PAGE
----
Asked ‘how are you’ and the reply was ‘I am wonderful’. I asked ‘how are you deep inside’ and the reply was ‘I am bleeding inside’.
This was the day of the recent massacre of civilian life and hope in central Kabul just over the horizon of a few weeks ago. The bodies have been buried, the nights are now expected to be empty, absent from the hope that loved ones will be returning home to rest. Their rest is elsewhere.
And the torment, the torture, and the trauma are living through the collective experience of bearing witness and embodying war. My friend says, when I say ‘it is okay not to be okay sometimes’, that he does not want ‘fight with Allah’. Our suffering is our test, is it not?
Yet, the test of war for Afghanistan, entire generations and legacies woven through conflict upon conflict, is an act of torture. Deliberate, calculated, and de-humanised. Lives are being taken; targeted based of identity and the sheer act of living a daily free life is punished.
There is no immunity from war. Civilians, journalists, humanitarian and health care professionals are on the frontline of seeing bodies twisted into corpses.
The collective experience of impending death is an overlooked aspect of the lived experience of war.
Psychologists and psychiatrists typically treat people who are recovering from war. In a country like Afghanistan that has a near to non-existent mental health infrastructure, there is little chance to receive trauma therapeutic treatment during the time of trauma. Trauma ends up being a retrospective experience.
In turn, what is the meaning of suffering in Afghan society? Can we transport Western models of trauma therapy and treatment to the context of Afghanistan, developed by researchers and practitioners in populations that have not been affected by chronic conflict?
The concept of suffering is all too apparent, but trauma is an artificial construct describing a medicalised version of what happens when our sense and trust in the world around us is ruptured or destroyed.
The phenomenon of war is of the land but also beyond the land. Rarely do I hear Kabul referred to without the endearments of ‘grana Kabul Jan’. The land is personified, the body of home and history. For the Afghan refugee diaspora around the globe, the land is even more poignant. Every attack fractures the soil further, takes away buildings that reminded people of their childhoods or that stood bold in their memories of home that they carry to remember.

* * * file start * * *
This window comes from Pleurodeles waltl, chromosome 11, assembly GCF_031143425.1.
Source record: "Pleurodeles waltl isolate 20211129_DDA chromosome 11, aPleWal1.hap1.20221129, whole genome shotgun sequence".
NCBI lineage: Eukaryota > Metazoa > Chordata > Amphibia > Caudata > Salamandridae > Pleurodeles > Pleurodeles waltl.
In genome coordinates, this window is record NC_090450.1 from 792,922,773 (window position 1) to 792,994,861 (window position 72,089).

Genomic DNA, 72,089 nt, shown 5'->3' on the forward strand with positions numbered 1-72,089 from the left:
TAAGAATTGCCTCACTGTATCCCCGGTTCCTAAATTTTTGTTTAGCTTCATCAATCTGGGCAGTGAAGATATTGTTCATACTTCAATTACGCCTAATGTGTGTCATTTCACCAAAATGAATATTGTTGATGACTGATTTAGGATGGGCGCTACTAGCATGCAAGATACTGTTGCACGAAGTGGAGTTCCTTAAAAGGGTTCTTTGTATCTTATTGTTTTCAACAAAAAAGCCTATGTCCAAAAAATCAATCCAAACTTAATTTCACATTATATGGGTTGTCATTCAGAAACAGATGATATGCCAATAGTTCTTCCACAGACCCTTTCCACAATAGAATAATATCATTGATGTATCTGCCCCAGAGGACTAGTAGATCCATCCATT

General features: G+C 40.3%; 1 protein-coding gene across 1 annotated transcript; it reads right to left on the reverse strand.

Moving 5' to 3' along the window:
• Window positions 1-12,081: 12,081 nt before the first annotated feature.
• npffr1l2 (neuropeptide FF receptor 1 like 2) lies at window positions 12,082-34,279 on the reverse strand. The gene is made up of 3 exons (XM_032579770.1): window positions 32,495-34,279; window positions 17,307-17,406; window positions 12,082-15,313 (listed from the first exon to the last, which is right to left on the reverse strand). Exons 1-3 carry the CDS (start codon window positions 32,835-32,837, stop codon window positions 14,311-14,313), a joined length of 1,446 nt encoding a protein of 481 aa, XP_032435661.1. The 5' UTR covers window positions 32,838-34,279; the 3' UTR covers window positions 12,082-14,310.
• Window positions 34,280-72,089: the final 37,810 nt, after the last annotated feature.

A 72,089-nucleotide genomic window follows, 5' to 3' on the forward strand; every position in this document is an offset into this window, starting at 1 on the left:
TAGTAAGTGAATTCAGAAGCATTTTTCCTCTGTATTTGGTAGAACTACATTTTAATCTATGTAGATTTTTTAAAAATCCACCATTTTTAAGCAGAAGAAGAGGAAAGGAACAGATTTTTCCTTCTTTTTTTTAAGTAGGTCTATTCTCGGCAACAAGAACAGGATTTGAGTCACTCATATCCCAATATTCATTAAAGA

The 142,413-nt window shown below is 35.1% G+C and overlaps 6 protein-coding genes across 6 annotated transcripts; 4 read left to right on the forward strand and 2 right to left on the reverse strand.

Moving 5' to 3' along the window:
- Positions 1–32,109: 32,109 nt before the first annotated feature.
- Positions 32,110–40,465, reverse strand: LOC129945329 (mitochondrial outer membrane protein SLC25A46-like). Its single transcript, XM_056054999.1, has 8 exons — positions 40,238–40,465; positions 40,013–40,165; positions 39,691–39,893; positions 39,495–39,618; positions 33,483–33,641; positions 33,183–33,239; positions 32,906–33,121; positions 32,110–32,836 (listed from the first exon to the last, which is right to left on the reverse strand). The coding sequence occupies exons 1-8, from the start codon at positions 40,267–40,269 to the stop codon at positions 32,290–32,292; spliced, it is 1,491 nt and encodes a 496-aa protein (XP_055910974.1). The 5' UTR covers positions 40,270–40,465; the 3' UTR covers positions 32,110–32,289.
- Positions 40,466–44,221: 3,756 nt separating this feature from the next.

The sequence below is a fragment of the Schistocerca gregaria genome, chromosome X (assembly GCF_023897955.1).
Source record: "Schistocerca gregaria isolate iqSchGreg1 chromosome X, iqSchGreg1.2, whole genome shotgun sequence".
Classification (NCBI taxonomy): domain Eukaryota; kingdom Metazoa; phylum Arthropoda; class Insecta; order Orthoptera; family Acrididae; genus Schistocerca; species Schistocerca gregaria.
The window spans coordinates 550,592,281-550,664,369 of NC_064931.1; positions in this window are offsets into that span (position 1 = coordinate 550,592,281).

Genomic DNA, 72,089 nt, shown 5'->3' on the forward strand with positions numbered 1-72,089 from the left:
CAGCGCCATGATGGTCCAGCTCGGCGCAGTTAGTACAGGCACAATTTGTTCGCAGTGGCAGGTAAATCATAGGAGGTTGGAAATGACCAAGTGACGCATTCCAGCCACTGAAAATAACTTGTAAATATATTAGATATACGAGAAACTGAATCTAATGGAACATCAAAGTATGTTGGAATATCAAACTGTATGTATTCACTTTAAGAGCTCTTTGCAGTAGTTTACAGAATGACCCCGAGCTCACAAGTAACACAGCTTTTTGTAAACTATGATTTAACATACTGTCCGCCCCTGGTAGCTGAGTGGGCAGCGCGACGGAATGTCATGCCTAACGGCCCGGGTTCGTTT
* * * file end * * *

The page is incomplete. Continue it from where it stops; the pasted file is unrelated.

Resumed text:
On a visceral level, war is felt; the time that travels between traumatic events is un-felt, un-seen and un-heard. Instead, war finds its way into every pore of the senses and is carried by the body. The body is the land and the body breaks every-time the land is shattered. As the exhaustion and fatigue from destruction and death is exhaled, the sigh is shared amongst those near and far. The trauma is an intricate web that binds those within it until its patterns turn to chaos.
The trauma that is lived has no face. It remains hidden but ever present in nightmares and the flashes of recurrent memories.
War is the antithesis of creation. All what war reveals has no natural bearing on the flourishing of human life from birth unto death. The impact of war on living is intolerable and incompatible with life.
The expectation to talk about trauma, then, is absurd for it is absurdity that war captures. Yet, the presence of war is a landscape of trauma and is lived both privately and shared.
Wounds that are bleeding words that are beyond comprehension leave behind an invisible blood. There is no time to bleed. Life does not stop; life must be lived. And the suffering is buried deeper and deeper into a grave that is never left, but carried within.
How can war – the landscape of trauma – be reflected on especially when it needs to be translated into distant languages and become a foreign story?
We need new words. New words to capture expressions of suffering through unimaginable experiences. Spaces to share suffering as story-tellers.
Living in war is a dangerous relationship between life and death. The only anecdote and healing from war’s landscape of trauma, ultimately, is peace.
Dr Ayesha Ahmad is an academic specializing in mental health, culture, and psychological trauma and is a lecturer in Medical Ethics and Law at St Georges University of London and an Honorary Lecturer at the Institute for Global Health, University College London.